There have been plenty of ups and downs for Cleveland so far in 2014, yet the team is entering the All-Star break at a perfectly average 47-47. There have been a few notable breakout stars and players performing above their true talent, but given the number of disappointments Cleveland’s gone through, .500 actually feels pretty good right now.
These rankings represent a snapshot of each player’s performance to date, meaning there are some people ranked higher who will regress down as the season goes on and vice versa. Players with more playing time are typically given some preference to those with less, which is why someone like Roberto Perez — who performed well in one game — is not #1.
In-text photos from ESPN
#21 John Axford, RHP (Previous Rank: 18, 26)
Axford has actually gotten his ERA in check lately, lowering it to 3.41 in 37.0 innings, but there are still greater signs that all is still not right with the right-hander. The strikeouts are there for Axford, but an inability to consistently put the ball over the plate (6.32 BB/9) and a third straight season of being prone to home runs are holding the right-hander back. It is possible Axford is on the upswing, but right now, he is still being used more in a mop-up role as opposed to being tasked with holding leads.
#20 Kyle Crockett, LHP (Previous Rank: NR, NR)
One place Cleveland excelled in the draft is acquiring fast-moving relievers, with Crockett’s rapid ascent through the system serving as the latest example. The fourth round pick in 2013 already has 13.1 innings under his belt at the major league level and has succeeded in that time, posting a 2.03 ERA. Granted, Crockett only has a 7:5 SO:BB and 4.41 FIP in that time — things that will need improvement if the left-hander is going to find continued success — but for now, the 22-year-old is surviving in the majors roughly 13 months after being drafted; that itself is pretty impressive.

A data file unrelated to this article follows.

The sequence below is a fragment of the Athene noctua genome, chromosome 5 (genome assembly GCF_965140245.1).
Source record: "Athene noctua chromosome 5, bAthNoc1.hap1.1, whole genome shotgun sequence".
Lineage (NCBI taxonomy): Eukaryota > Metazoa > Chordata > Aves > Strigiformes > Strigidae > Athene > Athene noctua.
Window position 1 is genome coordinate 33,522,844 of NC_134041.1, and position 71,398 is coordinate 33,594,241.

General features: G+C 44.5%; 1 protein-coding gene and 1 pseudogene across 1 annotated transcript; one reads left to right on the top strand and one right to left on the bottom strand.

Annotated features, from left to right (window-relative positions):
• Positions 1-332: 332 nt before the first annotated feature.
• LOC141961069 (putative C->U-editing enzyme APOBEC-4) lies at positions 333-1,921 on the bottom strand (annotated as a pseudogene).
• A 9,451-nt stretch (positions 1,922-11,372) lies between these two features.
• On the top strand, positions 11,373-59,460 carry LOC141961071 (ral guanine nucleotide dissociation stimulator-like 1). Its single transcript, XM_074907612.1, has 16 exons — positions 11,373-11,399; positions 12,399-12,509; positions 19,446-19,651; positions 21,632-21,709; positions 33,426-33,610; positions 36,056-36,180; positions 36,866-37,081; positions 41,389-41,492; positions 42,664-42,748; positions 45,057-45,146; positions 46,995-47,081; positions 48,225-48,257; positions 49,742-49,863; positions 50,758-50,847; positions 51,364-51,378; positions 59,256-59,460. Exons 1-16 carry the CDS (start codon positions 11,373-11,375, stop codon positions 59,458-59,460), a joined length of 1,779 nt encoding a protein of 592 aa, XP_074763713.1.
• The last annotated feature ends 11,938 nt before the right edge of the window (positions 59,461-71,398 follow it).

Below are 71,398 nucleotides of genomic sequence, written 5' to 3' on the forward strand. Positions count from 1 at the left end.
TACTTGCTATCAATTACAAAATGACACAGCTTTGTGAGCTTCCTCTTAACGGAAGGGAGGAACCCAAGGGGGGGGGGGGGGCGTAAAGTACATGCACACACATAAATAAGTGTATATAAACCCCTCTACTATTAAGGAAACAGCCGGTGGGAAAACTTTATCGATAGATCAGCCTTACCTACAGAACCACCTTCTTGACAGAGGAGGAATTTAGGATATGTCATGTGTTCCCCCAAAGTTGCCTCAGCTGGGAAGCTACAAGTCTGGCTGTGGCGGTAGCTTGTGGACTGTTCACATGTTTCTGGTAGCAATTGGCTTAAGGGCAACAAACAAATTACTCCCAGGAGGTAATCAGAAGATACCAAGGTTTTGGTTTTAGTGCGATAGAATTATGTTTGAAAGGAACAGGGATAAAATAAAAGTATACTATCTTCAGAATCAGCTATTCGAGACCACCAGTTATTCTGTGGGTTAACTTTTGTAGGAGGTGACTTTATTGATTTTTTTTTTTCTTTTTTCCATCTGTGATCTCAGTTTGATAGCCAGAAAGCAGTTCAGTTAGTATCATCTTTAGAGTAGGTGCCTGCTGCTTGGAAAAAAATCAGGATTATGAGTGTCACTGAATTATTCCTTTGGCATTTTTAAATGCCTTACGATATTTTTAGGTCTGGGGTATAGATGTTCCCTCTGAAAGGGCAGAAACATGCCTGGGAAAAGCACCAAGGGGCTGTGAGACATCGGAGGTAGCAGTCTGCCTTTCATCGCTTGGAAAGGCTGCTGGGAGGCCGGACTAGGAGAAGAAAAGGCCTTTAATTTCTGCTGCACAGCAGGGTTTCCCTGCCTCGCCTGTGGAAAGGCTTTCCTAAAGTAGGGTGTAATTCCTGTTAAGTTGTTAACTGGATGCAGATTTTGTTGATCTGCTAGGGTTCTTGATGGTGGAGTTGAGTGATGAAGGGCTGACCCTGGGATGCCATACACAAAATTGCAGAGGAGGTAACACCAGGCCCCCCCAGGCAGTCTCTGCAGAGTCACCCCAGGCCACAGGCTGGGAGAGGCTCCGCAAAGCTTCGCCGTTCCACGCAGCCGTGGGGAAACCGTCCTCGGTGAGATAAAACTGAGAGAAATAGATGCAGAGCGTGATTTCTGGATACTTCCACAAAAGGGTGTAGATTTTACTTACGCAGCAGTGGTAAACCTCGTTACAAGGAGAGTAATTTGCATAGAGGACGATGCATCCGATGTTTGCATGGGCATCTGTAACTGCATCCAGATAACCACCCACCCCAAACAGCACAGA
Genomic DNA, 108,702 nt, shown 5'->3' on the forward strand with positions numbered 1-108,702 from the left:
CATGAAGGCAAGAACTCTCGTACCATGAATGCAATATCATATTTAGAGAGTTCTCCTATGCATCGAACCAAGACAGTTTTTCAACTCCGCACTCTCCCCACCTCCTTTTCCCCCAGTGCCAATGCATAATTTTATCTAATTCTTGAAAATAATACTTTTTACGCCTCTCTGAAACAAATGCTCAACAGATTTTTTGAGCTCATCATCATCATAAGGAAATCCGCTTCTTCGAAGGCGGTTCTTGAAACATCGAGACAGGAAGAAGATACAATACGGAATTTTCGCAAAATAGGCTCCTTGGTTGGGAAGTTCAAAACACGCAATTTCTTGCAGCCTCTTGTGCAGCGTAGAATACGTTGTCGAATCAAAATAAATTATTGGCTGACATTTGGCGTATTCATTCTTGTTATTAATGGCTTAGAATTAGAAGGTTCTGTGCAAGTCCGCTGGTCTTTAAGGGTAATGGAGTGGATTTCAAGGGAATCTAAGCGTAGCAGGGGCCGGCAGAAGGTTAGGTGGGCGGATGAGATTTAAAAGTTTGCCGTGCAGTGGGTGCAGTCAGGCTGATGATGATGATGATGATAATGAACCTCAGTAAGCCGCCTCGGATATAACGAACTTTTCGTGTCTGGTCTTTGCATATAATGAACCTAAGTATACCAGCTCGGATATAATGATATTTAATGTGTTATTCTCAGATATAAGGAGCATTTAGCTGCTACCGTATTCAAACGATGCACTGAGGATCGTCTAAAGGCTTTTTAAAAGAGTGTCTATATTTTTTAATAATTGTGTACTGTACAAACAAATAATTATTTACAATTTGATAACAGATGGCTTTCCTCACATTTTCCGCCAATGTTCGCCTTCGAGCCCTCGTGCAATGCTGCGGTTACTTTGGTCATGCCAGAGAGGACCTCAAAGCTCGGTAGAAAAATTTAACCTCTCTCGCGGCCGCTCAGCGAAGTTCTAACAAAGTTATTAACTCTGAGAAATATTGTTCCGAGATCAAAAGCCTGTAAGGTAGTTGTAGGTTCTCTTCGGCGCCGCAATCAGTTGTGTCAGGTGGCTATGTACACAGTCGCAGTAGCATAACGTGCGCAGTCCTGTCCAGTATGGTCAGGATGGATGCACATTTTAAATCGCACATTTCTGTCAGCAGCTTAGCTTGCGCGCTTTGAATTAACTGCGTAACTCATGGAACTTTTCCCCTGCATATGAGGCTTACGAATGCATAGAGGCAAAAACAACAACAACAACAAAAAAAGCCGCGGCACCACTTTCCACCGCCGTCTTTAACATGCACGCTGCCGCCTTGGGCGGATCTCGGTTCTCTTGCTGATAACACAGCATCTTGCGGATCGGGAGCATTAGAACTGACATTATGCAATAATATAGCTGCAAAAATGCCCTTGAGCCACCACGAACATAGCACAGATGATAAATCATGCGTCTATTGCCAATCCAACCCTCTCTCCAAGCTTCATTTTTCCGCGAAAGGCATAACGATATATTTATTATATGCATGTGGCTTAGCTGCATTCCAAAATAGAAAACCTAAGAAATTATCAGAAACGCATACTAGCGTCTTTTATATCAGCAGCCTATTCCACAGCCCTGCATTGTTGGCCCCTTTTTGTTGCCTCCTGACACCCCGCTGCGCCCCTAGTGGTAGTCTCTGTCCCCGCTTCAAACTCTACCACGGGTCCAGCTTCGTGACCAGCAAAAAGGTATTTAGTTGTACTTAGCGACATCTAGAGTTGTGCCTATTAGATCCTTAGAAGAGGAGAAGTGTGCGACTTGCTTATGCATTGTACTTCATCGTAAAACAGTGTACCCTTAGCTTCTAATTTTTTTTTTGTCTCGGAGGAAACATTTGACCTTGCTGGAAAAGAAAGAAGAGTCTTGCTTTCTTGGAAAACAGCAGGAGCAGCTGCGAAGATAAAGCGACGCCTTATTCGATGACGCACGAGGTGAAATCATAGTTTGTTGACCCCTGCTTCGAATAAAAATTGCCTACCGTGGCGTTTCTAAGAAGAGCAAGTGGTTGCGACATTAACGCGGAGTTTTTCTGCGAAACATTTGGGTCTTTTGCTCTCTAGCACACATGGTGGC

#19 Zach McAllister, RHP (Previous Rank: 10, 5)
McAllister’s performance really fell off before he went on the disabled list, though whether that is a direct result of the injury or the regression that was bound to come his way is up for debate. Either way — even with the poor performances factored in — McAllister’s 0.5 fWAR in 54.1 innings still puts him on pace for a roughly average full season based on his 4.08 FIP. Now, if McAllister keeps getting results closer to his 5.63 ERA, obviously, he will not be average. But there is some hope McAllister can get back to being a solid starter in the second half, something Cleveland desperately needs. Read More…
From Indians Baseball Insider, July 15, 2014